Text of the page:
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Vanaman v. American Pride Properties, LLC

Court of Appeals of Mississippi

December 18, 2018

JOHN FREDERICK VANAMAN JR. APPELLANT
v.
AMERICAN PRIDE PROPERTIES, LLC APPELLEE

          DATE OF JUDGMENT: 02/15/2017

          HARRISON COUNTY CHANCERY COURT, FIRST JUDICIAL DISTRICT HON. CARTER O. BISE JUDGE

          ATTORNEY FOR APPELLANT: MICHAEL B. HOLLEMAN

          ATTORNEY FOR APPELLEE: LEWIE G. "SKIP" NEGROTTO IV

          BEFORE IRVING, P.J., CARLTON AND FAIR, JJ.

          IRVING, P.J.

         ¶1. The Harrison County Chancery Clerk entered a default judgment in favor of American Pride Properties LLC (American Pride), against John Frederick Vanaman Jr. in American Pride's lawsuit to quiet and confirm title to property owned by Vanaman but acquired by American Pride in a tax sale. Vanaman filed a motion to vacate and set aside the entry of default and default judgment, which the court denied. Vanaman now appeals, asserting two issues: (1) the court erred in finding that he was properly served with the summons and complaint in American Pride's lawsuit; and (2) the court erred in finding that he failed to satisfy the three-part test set forth in Rule 55(c) of the Mississippi Rules of Civil Procedure to set aside the default judgment. Because we agree with Vanaman's second argument, we reverse and remand this case to the chancery court for proceedings consistent with this opinion.

         FACTS

         ¶2. In 1984, Vanaman and his mother purchased a parcel of property (referred to throughout this opinion as the "Wortham Road property"). They operated a gas station and grocery store on the Wortham Road property. On October 6, 2001, Vanaman's mother quitclaimed her interest to Vanaman. The quitclaim deed listed Vanaman's mailing address as 20440 Armes Road, Saucier, Mississippi. Vanaman maintains that at the time the quitclaim deed was executed, he was temporarily living in a trailer at the Armes Road address while building a house at 22311 L. Lizana Road, Saucier, Mississippi. Vanaman purports that he moved into the house at L. Lizana Road in late 2006 or early 2007, and that he promptly filed a change of address form with the United States Postal Service to reflect his new address.

         ¶3. Sometime later, Vanaman fell behind in making his tax payments on the Wortham Road property. The Wortham Road property was sold three times: in 2009 for 2008 taxes, in 2010 for 2009 taxes, and in 2013 for 2012 taxes. Vanaman redeemed his property from the 2009 and 2010 tax sales but not the 2013 tax sale. TLHMS, LLC/RAI bought the property on August 26, 2013, when it was sold for nonpayment of the 2012 taxes.

         ¶4. On April 8, 2015, a notice of forfeiture mailed to Vanaman at 20440 Armes Road was delivered to that address. A return receipt included in the record bears Vanaman's handwritten signature, and in the space for the signatory's address, the following text is handwritten: 22311 L. Lizana Road.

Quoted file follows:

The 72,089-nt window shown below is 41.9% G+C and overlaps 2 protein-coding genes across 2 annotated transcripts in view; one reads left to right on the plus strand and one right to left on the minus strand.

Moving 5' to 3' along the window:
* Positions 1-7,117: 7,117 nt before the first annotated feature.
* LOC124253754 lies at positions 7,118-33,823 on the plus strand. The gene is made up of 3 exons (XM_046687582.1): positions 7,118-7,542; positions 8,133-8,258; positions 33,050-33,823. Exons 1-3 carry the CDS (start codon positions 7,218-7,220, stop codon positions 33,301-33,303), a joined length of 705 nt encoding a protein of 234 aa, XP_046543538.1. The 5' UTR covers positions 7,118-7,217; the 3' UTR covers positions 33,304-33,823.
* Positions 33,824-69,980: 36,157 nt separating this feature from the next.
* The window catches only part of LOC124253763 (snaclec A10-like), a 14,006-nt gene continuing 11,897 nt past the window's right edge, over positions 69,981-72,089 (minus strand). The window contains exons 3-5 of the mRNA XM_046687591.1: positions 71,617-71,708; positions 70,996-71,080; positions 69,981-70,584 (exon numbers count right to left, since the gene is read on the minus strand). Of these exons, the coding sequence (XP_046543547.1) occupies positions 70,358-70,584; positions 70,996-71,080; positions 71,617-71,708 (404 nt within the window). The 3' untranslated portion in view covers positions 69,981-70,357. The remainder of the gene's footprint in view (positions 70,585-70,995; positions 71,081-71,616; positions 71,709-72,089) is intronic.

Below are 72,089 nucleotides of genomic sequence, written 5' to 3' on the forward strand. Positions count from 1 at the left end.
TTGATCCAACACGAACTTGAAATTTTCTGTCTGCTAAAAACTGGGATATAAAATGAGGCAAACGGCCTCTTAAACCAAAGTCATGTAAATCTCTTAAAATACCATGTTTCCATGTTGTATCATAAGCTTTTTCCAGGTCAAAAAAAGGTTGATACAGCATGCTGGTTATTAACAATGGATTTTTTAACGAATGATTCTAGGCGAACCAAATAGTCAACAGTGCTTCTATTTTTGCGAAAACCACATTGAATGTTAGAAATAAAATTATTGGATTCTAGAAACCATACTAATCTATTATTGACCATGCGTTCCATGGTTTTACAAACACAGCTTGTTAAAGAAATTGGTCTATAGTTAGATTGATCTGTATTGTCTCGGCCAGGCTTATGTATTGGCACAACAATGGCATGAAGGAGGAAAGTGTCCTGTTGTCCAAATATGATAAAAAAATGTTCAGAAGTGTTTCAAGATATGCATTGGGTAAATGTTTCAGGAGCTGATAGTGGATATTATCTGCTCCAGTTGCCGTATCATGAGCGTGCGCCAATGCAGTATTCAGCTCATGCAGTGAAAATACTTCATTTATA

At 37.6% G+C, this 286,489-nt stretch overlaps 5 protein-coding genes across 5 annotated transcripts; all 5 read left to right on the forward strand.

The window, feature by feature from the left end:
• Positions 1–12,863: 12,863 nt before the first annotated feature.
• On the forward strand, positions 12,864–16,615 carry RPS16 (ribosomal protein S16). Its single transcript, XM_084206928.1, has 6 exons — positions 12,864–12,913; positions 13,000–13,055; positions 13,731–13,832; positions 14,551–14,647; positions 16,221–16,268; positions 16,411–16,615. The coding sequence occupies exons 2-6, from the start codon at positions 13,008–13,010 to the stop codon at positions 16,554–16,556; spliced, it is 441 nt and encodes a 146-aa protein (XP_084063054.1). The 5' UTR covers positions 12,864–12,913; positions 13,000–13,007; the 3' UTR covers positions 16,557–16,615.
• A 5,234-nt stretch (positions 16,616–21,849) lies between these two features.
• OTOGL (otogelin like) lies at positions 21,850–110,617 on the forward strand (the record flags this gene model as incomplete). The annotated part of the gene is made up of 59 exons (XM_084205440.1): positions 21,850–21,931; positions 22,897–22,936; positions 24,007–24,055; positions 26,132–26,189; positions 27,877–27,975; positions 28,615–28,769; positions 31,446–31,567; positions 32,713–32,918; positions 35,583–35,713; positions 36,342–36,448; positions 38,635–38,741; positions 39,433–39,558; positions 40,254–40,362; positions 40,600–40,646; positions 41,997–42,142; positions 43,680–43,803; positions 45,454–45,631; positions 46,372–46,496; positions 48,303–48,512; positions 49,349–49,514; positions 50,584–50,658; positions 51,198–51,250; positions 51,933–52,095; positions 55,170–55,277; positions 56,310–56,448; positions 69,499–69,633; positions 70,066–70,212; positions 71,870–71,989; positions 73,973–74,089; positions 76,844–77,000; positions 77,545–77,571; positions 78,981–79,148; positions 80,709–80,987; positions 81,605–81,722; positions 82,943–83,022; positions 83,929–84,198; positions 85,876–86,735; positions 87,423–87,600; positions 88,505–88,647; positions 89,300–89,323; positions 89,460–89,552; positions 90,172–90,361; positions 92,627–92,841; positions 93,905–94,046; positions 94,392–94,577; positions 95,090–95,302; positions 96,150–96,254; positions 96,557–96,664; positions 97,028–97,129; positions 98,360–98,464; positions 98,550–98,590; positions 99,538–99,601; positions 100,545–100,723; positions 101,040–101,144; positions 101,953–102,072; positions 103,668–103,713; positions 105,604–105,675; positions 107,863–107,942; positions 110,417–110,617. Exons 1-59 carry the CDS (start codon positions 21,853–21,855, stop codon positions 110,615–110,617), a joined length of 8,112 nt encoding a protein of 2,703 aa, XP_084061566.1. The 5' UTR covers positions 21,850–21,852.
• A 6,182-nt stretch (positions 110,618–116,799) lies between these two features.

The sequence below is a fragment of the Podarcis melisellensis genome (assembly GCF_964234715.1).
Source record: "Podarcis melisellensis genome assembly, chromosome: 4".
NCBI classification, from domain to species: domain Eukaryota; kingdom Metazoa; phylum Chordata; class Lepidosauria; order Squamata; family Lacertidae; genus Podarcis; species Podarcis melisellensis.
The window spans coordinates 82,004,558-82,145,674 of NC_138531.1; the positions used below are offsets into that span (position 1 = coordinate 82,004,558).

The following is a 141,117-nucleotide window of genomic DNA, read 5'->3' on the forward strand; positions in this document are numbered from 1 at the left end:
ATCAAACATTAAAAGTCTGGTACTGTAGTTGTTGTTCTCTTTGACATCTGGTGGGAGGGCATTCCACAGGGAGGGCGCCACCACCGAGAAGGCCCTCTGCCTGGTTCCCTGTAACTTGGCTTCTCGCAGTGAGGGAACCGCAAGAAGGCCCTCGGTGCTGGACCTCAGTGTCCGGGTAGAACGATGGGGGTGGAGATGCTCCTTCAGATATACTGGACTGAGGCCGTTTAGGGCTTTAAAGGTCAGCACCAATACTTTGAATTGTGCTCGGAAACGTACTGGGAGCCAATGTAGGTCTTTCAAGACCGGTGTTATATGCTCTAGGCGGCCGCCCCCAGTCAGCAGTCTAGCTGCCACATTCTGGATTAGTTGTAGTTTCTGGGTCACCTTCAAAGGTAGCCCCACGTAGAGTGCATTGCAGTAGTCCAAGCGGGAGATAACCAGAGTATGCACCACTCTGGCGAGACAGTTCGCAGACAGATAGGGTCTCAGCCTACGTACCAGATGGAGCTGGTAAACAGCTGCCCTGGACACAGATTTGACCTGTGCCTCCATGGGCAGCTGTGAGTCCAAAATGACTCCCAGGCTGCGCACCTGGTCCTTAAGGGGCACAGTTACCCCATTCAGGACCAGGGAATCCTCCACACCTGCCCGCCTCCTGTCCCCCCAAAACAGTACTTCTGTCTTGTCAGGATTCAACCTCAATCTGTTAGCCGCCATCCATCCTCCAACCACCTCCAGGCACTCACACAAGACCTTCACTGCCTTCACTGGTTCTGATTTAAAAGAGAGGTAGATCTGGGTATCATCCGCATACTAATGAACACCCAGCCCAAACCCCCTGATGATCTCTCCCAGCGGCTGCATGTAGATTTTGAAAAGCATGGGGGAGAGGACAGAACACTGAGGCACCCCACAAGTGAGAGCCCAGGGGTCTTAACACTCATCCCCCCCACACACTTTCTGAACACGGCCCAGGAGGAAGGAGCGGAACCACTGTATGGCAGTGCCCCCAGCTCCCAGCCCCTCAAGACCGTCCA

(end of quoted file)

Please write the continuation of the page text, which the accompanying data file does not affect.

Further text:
¶5. A second notice of forfeiture was mailed to Vanaman at 20440 Armes Road on June 12, 2015, but it was returned not deliverable as addressed. The notice of sale of property for delinquent taxes that was published in the Sun Herald on July 10, 2015, listed the Wortham Road property. It showed that the property was owned by Vanaman and listed his address as 20440 Armes Road. On August 12, 2015, a deputy sheriff of Harrison County attempted to serve Vanaman with notice of the forfeiture at 20440 Armes Road, but was unable to locate him at that address. The deputy sheriff posted notice on the door at that location. On September 28, 2015, the chancery clerk executed an affidavit attesting that a diligent search and inquiry was made in an effort to ascertain Vanaman's address by use of the phone directory, internet directory, land deed records, and Harrison County tax roll, but that Vanaman's address was unable to be ascertained.

         ¶6. In October 2015, the chancery clerk conveyed the Wortham Road property to TLHMS, LLC/RAI. TLHMS, LLC/RAI then conveyed the property to American Pride via a quitclaim deed and assignment, dated October 30, 2015, and recorded November 30, 2015.

         ¶7. On January 20, 2016, American Pride filed a complaint to quiet and confirm tax title. The record contains a "Proof of Service - Summons" signed by a process server, warranting that Vanaman was served on January 28, 2016. Vanaman failed to answer American Pride's complaint. Therefore, on April 4, 2016, the Harrison County Chancery Court Clerk made an entry of default with respect to American Pride's lawsuit against Vanaman. The clerk's entry of default was twice amended: once on April 8, 2016, and again on May 11, 2016. On May 16, 2016, the court entered a judgment confirming and quieting tax title in American Pride. Vanaman filed a motion to set aside the entry of default and entry of default judgment on November 2, 2016.

         ¶8. The chancery court conducted a hearing on November 16, 2016, wherein the following conversation took place during direct examination of Vanaman:

Q. Now, in January of 2016, did a man come to you with some papers?
A. No, sir. Not that I remember.
Q. Did a man serve you with papers?
A. Seems like he did. Somebody gave me some papers. Exactly ...

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